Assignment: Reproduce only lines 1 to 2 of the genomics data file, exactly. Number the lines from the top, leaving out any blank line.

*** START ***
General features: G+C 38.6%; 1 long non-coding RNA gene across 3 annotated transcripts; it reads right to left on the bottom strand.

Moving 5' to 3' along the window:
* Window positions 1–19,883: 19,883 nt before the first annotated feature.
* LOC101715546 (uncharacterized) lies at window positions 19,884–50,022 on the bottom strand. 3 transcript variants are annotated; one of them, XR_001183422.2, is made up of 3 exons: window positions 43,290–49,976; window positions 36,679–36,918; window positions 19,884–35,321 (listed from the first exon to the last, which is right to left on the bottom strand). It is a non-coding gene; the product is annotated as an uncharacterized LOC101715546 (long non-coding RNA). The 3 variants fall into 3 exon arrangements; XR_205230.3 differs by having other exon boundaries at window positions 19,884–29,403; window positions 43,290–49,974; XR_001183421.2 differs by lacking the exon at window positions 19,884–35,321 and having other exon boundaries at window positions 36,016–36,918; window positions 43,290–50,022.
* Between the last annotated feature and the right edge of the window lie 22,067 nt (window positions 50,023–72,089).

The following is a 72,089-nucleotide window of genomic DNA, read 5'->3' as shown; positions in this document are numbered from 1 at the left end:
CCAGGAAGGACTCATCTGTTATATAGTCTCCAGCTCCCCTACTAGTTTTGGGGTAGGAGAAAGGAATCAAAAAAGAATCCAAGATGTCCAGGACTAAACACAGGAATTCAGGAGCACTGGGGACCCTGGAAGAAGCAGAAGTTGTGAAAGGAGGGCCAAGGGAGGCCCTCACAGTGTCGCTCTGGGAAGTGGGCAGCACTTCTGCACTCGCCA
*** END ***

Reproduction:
General features: G+C 38.6%; 1 long non-coding RNA gene across 3 annotated transcripts; it reads right to left on the bottom strand.

Moving 5' to 3' along the window: